Fiji Wants to Rid Itself of Fossil Fuels, Pursues Clean Energy in Join Venture

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Fiji is now home to a new renewable energy joint venture, Oursun Pacific Limited, whose goal is to enhance Fiji’s clean energy market and address the problems caused by climate change.

The islands of Fiji depends mainly on fossil fuels for its energy supply. Because Fiji is so heavily dependent on foreign oil imports, oil costs can get prohibitively high and leave the country at the whims of fluctuations in the global oil market. In an effort to reduce the burden on their federal budget, Fiji is seeking to reduce their dependence on fossil fuels. To accomplish this, they have partnered with both a Swiss-based clean energy provider, The Meeco Group, and a local investment entity to found a joint venture, Oursun Pacific Limited.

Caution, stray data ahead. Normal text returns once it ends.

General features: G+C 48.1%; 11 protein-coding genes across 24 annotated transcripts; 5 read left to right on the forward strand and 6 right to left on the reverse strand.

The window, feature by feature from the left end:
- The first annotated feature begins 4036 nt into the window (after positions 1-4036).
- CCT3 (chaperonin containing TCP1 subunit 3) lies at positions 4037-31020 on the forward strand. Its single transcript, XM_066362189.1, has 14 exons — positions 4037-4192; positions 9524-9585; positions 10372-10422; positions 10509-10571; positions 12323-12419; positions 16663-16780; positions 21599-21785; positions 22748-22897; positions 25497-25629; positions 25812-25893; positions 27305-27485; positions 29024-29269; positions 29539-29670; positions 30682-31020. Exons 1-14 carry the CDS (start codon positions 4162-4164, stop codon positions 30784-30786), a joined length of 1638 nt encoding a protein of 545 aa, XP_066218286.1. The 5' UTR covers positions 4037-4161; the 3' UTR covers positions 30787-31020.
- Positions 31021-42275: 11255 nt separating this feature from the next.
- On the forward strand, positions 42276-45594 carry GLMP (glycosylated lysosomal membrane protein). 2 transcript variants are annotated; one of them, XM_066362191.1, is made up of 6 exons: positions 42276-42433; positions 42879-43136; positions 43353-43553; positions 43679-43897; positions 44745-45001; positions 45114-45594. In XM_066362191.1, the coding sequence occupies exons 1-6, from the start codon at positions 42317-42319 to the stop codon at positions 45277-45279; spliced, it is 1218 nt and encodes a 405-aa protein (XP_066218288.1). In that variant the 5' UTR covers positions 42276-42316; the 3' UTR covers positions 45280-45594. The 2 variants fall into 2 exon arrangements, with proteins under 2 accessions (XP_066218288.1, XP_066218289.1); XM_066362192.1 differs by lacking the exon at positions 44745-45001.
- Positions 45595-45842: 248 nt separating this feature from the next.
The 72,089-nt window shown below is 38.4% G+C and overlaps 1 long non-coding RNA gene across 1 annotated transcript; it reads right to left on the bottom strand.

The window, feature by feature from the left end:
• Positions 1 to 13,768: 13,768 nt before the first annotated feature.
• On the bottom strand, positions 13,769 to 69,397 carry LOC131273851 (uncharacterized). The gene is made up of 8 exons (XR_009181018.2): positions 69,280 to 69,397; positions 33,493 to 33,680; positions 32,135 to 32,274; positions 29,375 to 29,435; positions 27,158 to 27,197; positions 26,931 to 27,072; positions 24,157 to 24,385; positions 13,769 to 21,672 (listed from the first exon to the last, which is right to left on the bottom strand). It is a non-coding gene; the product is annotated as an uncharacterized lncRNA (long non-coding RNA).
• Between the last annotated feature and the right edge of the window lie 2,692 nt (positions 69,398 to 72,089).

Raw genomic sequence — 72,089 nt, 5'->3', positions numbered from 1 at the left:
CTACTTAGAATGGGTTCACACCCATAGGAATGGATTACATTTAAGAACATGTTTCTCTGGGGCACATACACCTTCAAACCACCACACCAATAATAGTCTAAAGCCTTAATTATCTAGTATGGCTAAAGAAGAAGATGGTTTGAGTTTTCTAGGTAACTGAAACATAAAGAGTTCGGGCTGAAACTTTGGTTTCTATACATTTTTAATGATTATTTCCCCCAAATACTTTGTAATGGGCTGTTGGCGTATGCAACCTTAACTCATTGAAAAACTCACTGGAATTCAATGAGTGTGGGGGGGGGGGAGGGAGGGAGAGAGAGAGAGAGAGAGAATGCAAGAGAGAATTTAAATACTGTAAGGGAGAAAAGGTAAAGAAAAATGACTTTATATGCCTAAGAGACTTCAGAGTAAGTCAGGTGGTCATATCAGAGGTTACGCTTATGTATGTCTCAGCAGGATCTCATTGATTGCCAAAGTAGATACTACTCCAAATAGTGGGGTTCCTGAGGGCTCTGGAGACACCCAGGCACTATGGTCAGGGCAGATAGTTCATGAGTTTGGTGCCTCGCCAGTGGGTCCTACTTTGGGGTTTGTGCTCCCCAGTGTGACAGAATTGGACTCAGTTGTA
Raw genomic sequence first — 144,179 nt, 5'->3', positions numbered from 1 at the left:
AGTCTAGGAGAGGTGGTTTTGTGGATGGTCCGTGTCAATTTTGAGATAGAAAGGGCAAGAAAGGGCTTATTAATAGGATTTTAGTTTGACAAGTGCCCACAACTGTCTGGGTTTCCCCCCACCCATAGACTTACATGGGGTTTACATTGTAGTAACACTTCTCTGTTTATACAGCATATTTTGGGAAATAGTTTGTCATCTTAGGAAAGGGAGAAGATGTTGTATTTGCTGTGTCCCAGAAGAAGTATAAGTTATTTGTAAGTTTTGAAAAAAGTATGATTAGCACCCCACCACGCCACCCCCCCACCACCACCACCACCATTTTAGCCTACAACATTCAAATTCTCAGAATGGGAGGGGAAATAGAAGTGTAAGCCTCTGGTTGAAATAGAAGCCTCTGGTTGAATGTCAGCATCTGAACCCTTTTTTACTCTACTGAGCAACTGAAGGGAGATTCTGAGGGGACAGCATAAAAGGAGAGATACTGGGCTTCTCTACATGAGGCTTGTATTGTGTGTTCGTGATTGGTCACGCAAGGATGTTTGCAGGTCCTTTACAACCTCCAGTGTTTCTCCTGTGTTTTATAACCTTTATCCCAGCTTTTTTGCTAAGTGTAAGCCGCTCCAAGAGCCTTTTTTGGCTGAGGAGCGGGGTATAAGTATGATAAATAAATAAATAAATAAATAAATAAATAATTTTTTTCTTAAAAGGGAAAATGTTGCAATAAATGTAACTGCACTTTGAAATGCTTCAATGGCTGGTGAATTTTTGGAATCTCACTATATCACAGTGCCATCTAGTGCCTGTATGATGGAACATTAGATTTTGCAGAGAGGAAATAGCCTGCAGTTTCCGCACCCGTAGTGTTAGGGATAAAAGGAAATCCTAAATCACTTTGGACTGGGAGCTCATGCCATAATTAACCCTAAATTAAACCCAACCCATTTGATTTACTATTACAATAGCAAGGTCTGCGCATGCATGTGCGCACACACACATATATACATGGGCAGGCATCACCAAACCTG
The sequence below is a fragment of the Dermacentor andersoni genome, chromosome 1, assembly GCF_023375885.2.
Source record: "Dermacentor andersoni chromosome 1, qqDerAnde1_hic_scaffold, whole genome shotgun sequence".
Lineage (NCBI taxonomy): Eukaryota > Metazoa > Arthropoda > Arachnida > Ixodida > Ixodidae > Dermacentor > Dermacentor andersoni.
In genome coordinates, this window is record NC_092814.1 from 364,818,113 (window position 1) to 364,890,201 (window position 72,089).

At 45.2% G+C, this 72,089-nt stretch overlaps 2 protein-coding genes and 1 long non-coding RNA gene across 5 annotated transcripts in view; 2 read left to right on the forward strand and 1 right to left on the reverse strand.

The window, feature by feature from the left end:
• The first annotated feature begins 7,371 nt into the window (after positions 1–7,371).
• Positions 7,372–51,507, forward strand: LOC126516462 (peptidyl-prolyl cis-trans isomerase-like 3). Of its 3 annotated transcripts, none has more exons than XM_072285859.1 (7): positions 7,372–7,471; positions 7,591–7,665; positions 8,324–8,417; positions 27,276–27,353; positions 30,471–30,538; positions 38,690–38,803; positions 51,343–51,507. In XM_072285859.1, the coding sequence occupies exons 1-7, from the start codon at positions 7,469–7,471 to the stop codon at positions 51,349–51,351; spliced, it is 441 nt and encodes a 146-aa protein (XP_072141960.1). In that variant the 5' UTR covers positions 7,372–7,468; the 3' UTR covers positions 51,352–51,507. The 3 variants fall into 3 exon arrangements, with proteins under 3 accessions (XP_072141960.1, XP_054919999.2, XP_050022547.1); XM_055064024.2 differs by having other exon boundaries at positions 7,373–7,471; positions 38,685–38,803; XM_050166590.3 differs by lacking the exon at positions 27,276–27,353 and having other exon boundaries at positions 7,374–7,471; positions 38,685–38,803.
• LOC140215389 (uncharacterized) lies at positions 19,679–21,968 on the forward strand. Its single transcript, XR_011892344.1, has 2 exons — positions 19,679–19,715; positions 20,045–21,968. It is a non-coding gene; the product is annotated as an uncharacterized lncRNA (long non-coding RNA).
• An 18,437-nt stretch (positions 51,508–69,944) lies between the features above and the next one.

Oursun Pacific wants to upgrade Fiji’s clean energy sector to both meet the country’s increasing energy demand and tackle the challenges created by climate change. Fiji has some conditions well suited to utilizing solar energy, so small to large solar projects placed country wide will help ensure a sustainable and reliable power supply. The projects will also help spur economic growth on the island while reducing the costs of electricity.

One of Meeco’s most notable projects is the solar power generation and storage system dubbed “sun2live”. It is augmented by a rooftop solar plan “sun2roof” and a smart energy management system called “sun2safe”. These systems will give support to both investors and private consumers hoping to shave off energy costs.

Fiji is also hoping to be able to handle and attract more tourists with the installation of their clean energy solutions. Hotels and resorts across the chain of islands will be able to be powered by their new energy infrastructure, ensuring consistent renewable energy for visitors.

Finally, Fiji is hoping that the new renewable systems will cut emissions and reduce pollution. Fiji is currently grappling with the effects of climate change brought about by greenhouse gases. Rising sea levels and extreme weather have hit the country’s 330 islands hard, driving home the importance of environmentally friendly power solutions.